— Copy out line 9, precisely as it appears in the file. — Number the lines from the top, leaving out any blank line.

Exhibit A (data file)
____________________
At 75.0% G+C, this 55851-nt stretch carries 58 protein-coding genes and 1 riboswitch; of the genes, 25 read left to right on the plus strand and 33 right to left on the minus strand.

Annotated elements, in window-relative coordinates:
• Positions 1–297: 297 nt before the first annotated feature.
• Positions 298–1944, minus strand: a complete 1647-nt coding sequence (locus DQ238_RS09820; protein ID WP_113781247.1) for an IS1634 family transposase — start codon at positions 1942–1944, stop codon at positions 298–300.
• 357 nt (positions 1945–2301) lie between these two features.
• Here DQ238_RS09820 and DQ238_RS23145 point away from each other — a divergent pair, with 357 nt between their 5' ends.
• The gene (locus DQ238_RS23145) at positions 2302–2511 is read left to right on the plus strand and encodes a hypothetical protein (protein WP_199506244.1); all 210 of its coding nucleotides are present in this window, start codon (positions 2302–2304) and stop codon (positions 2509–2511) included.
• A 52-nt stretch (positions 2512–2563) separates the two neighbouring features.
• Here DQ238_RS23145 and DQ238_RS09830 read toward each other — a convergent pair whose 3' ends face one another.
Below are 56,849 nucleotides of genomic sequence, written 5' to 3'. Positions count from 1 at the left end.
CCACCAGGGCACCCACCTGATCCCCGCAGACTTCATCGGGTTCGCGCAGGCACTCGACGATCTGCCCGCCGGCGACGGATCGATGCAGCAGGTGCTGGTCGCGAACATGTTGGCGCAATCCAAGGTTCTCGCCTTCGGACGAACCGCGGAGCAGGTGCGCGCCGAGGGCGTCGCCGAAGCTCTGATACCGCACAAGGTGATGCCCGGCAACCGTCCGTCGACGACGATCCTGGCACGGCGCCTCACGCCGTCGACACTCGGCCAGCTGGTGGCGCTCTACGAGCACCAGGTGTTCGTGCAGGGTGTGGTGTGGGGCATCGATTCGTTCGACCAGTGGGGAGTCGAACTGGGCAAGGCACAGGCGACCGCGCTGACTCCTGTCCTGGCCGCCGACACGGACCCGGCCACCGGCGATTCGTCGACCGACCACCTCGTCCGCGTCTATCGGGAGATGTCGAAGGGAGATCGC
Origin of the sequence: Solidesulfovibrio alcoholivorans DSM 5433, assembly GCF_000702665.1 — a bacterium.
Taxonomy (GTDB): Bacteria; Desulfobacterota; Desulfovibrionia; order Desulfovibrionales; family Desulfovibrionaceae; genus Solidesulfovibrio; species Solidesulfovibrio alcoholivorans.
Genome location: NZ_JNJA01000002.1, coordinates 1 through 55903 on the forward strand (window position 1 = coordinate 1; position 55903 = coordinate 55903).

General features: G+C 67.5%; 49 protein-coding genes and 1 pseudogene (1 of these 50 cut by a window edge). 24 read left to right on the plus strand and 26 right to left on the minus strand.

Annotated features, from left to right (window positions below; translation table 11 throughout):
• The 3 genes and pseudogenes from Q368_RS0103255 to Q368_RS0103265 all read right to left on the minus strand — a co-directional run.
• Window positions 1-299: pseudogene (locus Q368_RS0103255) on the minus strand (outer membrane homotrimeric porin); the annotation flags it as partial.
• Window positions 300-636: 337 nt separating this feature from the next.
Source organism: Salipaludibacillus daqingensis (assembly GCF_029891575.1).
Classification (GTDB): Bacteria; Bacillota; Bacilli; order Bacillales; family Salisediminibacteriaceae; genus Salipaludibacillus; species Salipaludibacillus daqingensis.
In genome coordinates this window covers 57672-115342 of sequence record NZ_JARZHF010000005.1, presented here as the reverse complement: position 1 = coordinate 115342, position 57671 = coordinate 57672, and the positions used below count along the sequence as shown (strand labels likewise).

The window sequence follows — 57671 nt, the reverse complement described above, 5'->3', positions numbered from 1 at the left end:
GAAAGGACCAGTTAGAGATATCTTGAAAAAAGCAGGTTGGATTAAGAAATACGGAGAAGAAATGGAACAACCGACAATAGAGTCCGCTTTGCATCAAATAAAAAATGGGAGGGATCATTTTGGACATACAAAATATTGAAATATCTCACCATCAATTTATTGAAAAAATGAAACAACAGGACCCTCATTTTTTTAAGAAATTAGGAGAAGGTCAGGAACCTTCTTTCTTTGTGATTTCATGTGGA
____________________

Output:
• Here DQ238_RS23145 and DQ238_RS09830 read toward each other — a convergent pair whose 3' ends face one another.